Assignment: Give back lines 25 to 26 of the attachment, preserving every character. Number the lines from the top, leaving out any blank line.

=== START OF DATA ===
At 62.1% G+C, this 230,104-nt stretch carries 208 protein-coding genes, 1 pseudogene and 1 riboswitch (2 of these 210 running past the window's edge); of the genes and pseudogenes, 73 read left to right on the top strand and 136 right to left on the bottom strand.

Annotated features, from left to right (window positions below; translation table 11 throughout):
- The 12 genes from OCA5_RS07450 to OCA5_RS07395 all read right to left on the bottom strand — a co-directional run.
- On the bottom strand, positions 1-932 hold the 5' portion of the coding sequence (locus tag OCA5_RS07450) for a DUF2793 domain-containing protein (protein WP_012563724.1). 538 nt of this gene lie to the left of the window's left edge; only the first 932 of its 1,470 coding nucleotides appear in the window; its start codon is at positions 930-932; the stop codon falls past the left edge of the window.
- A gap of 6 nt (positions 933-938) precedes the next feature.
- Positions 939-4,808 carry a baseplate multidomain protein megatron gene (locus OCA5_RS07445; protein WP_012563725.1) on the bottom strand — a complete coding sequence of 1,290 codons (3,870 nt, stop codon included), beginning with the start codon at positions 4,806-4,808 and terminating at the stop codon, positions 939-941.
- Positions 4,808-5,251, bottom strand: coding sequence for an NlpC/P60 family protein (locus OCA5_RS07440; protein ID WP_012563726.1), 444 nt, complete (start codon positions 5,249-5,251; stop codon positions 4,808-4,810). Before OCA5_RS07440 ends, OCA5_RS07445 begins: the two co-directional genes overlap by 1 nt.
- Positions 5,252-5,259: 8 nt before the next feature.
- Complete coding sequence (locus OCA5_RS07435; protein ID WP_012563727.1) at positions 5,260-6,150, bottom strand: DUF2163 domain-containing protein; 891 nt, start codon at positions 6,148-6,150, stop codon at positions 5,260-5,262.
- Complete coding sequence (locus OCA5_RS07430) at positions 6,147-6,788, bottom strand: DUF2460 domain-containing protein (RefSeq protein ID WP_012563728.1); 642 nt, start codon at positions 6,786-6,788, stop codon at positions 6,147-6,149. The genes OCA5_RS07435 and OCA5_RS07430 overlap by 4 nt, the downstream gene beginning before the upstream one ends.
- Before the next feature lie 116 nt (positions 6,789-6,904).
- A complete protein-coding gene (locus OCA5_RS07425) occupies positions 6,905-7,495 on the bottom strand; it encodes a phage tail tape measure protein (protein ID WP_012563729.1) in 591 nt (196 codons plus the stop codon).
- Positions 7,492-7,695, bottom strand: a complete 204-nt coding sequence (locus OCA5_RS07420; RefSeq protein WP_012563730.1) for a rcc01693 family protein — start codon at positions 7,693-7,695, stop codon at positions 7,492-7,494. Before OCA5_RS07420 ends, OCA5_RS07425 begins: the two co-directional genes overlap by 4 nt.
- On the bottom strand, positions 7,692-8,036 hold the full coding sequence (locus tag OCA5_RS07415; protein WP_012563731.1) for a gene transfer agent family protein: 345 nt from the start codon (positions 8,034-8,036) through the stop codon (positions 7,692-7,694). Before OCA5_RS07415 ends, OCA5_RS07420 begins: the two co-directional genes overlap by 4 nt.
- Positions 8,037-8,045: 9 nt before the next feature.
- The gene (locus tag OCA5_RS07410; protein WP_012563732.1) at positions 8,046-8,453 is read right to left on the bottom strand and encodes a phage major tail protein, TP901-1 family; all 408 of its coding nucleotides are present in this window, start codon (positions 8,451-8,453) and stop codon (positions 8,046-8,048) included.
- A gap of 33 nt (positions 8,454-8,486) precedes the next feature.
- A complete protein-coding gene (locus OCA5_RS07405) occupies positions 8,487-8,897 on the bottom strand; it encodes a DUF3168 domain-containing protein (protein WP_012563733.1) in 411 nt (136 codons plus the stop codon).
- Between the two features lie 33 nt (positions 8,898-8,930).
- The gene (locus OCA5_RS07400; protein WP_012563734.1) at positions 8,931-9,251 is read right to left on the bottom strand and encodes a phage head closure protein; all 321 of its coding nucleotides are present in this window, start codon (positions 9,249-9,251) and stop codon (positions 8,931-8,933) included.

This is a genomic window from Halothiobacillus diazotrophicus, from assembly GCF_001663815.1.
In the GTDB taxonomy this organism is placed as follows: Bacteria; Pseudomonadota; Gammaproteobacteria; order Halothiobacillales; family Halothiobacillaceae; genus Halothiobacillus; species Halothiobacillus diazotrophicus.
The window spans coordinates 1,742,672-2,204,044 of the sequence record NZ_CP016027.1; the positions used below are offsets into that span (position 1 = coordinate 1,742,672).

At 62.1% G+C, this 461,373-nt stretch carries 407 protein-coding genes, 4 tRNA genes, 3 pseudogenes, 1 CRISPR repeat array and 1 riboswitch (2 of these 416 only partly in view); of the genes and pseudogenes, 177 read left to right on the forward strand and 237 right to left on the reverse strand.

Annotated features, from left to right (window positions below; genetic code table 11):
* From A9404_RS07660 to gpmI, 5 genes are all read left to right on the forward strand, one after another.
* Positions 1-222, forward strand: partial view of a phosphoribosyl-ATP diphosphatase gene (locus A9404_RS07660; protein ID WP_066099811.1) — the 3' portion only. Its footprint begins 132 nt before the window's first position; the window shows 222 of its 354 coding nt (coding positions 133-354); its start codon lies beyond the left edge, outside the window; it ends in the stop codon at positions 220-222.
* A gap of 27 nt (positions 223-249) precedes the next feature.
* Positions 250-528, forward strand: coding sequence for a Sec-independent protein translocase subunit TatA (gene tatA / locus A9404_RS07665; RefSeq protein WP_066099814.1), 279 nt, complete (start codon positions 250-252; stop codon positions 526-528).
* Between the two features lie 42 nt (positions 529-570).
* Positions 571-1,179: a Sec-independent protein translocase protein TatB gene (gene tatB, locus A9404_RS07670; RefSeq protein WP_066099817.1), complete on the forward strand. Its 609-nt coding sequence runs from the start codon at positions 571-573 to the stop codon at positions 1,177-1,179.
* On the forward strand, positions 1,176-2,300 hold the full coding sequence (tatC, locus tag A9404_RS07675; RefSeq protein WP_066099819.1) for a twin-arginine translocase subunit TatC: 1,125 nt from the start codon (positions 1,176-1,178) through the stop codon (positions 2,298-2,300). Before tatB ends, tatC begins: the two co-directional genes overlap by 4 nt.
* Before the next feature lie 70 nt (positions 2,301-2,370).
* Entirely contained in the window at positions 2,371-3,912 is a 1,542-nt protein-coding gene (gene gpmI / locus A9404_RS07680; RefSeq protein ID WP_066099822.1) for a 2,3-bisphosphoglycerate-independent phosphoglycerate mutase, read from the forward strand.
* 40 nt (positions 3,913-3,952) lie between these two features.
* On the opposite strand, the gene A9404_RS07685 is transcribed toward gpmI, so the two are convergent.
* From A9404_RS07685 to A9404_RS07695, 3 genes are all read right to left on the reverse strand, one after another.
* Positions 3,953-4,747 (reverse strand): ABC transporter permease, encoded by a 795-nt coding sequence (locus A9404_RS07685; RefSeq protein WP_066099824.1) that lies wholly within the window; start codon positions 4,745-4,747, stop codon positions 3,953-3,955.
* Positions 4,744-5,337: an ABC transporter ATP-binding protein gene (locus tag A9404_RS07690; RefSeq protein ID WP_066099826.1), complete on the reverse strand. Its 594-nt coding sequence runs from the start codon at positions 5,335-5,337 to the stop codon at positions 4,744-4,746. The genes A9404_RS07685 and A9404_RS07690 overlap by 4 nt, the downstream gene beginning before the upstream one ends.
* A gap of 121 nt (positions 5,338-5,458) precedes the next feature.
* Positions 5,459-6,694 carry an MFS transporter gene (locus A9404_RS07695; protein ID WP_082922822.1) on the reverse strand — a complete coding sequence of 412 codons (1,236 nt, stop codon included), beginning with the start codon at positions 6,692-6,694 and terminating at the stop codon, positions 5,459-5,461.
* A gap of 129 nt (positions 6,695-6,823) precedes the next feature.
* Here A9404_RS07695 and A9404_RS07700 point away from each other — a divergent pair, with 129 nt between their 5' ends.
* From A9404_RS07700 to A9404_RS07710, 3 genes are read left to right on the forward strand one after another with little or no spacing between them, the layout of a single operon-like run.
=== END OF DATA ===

Annotated features, from left to right (window positions below; genetic code table 11):
* From A9404_RS07660 to gpmI, 5 genes are all read left to right on the forward strand, one after another.